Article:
I discovered that male pregnancy romance (yes, really) was an actual thing by complete accident. I was just scrolling along through Amazon, minding my own business, when POW...male pregnancy romance. I had so many questions!! I immediately took to our Facebook page and asked my friends if this was new to them, or if I’d just been an extremely sheltered reader. But they were just as shocked as I was! And the information I found online about the subject was less than satisfying. (And in some cases, it was downright freaky and disturbing) So, seeing no alternative, I downloaded the first male pregnancy romance I found and started reading. Why? Because by this time, all of our Facebook readers had the same questions I did, and I didn’t want to leave everyone hanging. That’s right: I read male pregnancy romance for y’all. You’re welcome.
Now, let’s get down to it…
What is male pregnancy romance?
Male pregnancy romance (or “Mpreg”) is a subcategory within the romance and romantic erotica genres. Stories that fall into this subcategory take place in an alternate universe (AU) where gender roles are...untraditional, to say the least. Within a Mpreg AU, you have:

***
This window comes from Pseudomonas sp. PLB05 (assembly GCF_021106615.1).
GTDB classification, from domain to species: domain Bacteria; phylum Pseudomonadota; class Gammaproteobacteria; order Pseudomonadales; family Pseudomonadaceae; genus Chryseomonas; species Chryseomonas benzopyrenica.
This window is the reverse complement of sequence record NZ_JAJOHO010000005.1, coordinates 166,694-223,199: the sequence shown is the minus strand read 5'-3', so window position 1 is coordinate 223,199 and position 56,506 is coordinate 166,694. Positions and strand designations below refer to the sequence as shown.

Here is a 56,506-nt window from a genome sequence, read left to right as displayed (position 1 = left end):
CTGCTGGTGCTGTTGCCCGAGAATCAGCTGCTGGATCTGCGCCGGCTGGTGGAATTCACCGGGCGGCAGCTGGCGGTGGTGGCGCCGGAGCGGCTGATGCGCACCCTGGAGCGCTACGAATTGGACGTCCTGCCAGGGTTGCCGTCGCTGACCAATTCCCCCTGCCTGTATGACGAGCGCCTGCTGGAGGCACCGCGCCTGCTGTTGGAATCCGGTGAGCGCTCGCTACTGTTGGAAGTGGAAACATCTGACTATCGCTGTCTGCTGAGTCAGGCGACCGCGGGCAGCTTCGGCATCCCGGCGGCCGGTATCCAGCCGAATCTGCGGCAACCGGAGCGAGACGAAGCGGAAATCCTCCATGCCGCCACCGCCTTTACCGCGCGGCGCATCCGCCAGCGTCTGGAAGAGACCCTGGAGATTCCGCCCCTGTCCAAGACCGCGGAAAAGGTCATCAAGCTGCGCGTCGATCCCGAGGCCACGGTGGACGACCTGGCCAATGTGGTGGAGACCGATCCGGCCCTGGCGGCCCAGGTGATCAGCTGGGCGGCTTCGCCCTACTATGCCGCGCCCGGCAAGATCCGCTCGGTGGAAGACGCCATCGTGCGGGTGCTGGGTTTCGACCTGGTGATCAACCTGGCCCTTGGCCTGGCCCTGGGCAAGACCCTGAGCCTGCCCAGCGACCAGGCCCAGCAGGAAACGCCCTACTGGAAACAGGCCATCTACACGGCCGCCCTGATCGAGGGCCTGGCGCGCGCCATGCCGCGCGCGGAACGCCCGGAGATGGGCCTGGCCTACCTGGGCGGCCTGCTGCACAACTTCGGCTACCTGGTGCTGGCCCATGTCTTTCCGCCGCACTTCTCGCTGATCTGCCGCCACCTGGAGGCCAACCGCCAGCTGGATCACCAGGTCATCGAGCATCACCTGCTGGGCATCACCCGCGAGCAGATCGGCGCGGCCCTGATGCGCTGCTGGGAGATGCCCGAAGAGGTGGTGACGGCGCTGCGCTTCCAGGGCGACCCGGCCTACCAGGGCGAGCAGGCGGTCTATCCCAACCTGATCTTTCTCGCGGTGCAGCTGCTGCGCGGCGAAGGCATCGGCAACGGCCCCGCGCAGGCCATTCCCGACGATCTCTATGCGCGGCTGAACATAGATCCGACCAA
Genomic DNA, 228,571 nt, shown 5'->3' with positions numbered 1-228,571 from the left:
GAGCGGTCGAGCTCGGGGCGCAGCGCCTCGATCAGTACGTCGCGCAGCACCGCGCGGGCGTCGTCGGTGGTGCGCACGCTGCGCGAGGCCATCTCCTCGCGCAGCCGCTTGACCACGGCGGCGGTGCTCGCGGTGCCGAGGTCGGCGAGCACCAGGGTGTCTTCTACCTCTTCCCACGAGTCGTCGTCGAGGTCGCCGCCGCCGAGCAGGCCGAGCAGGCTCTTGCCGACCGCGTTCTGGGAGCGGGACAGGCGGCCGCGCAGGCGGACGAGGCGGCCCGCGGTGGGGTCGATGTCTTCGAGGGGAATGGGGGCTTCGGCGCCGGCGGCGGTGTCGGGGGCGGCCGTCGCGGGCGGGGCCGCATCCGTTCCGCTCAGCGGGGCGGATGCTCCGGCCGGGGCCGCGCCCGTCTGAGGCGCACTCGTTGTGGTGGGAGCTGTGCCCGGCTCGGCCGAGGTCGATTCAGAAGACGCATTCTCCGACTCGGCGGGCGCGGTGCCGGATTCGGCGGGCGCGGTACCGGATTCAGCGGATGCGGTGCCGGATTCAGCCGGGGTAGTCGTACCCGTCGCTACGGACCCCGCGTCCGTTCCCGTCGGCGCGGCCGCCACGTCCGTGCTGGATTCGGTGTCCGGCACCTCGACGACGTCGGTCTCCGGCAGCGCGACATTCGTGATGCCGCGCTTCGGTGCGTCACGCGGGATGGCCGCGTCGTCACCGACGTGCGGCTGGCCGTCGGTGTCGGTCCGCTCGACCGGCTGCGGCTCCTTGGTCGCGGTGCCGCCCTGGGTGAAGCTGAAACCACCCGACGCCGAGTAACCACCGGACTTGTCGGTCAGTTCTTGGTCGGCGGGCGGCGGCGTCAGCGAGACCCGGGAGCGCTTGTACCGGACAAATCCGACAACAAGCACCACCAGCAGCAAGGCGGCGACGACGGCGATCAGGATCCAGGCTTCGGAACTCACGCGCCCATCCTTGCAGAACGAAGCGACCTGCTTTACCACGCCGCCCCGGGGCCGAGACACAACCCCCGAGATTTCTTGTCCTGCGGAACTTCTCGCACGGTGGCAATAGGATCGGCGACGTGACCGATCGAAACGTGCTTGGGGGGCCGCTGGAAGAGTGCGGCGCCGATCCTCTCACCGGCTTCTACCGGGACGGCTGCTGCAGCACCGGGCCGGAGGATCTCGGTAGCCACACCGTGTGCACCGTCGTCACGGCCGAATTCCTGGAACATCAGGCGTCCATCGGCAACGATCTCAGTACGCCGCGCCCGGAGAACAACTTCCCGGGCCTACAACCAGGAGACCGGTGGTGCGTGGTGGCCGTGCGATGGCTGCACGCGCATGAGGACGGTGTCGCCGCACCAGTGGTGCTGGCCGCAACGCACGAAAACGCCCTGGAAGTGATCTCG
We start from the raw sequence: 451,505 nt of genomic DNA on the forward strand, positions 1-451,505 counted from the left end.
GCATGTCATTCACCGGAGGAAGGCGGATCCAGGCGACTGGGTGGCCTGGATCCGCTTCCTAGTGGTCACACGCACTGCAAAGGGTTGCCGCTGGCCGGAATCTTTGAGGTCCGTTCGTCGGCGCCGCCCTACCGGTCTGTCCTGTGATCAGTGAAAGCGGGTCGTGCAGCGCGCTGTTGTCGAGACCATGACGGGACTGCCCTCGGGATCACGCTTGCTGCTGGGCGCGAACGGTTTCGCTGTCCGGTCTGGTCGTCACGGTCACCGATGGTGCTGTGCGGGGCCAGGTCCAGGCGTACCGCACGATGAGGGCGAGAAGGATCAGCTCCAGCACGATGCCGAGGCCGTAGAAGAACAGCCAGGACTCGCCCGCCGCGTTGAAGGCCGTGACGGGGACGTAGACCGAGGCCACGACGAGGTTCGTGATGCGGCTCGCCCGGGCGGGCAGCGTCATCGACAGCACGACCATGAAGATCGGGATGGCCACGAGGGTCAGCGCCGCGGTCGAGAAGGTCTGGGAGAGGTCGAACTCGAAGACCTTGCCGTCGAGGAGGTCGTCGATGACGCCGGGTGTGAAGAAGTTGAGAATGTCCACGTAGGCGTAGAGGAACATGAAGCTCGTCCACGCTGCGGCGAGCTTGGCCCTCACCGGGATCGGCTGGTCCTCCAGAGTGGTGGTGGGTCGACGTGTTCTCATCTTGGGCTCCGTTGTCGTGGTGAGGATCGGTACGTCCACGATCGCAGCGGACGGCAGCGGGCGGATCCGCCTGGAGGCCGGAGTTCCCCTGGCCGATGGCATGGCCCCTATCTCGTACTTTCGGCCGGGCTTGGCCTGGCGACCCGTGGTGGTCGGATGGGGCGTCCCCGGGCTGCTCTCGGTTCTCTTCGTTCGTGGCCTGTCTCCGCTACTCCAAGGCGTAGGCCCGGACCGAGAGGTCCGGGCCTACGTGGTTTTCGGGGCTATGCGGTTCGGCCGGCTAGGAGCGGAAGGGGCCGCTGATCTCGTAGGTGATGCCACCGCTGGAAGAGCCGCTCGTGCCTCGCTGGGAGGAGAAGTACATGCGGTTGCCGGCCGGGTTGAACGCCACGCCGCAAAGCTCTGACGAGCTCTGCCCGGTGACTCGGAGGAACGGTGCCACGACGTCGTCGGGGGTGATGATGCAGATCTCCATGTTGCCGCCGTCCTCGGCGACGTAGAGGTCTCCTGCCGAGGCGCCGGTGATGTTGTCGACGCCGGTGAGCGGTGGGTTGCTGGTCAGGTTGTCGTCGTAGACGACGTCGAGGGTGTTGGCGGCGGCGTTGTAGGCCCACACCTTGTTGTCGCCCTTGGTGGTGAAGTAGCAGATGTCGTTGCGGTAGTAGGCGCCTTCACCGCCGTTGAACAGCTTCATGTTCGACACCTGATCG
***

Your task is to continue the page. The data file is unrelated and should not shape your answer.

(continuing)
Mpreg AUs are often referred to as an “Omegaverse” because the majority of these stories are about an Alpha finding their Omega. Many “Omegaverse” stories are also about shapeshifters (i.e.: werewolves, weretigers, werebears, etc.), but the subcategory has started expanding to include non-shapeshifter “Omegaverses”.
How and when did this start?
The origins of Mpreg are a little fuzzy, but it seems to have started somewhere around 2010 as fan fiction posted on Reddit and WattPad. Lately, Mpreg authors have found their way to Amazon.
Is this a gay/transgender thing?
While it seems like most of these stories do center on a male Alpha and his male Omega mate, this is not REALLY a gay/transgender thing, because the stories are taking place in an AU where “gay” and “transgender” (as we know it) doesn’t exist. In an Mpreg AU, you love who you love and whether they are male or female doesn’t matter at all.
How does the sex work?
I’m not going to get graphic here, and (of course) positions and foreplay differ in every book, but I will tell you that for the male/male pairings, it’s anal sex.
How do the male Omegas get pregnant?
Male Omegas have wombs (no vaginas). They go into “heat” (much like dogs), which is their fertile time. They get pregnant through anal sex and can carry the baby to term (the normal 9 months) in their wombs.
But...what about delivery?
Delivery is either anal (I know...ew) or by C-section.
Do the male Omegas breast feed?
Yep. They lactate and can breast feed. (Wonder if male Omegas would get shamed for public breastfeeding like women do in our universe? Hmmm...that’s a question for the ages, isn’t it?)
So, what Mpreg romance did you read, Jennifer?
I read The Cowboy’s Baby by Giovanna Reaves. It didn’t involve shifters, just an Alpha cowboy and a male Omega who was on the run from an abusive ex. A full review is below.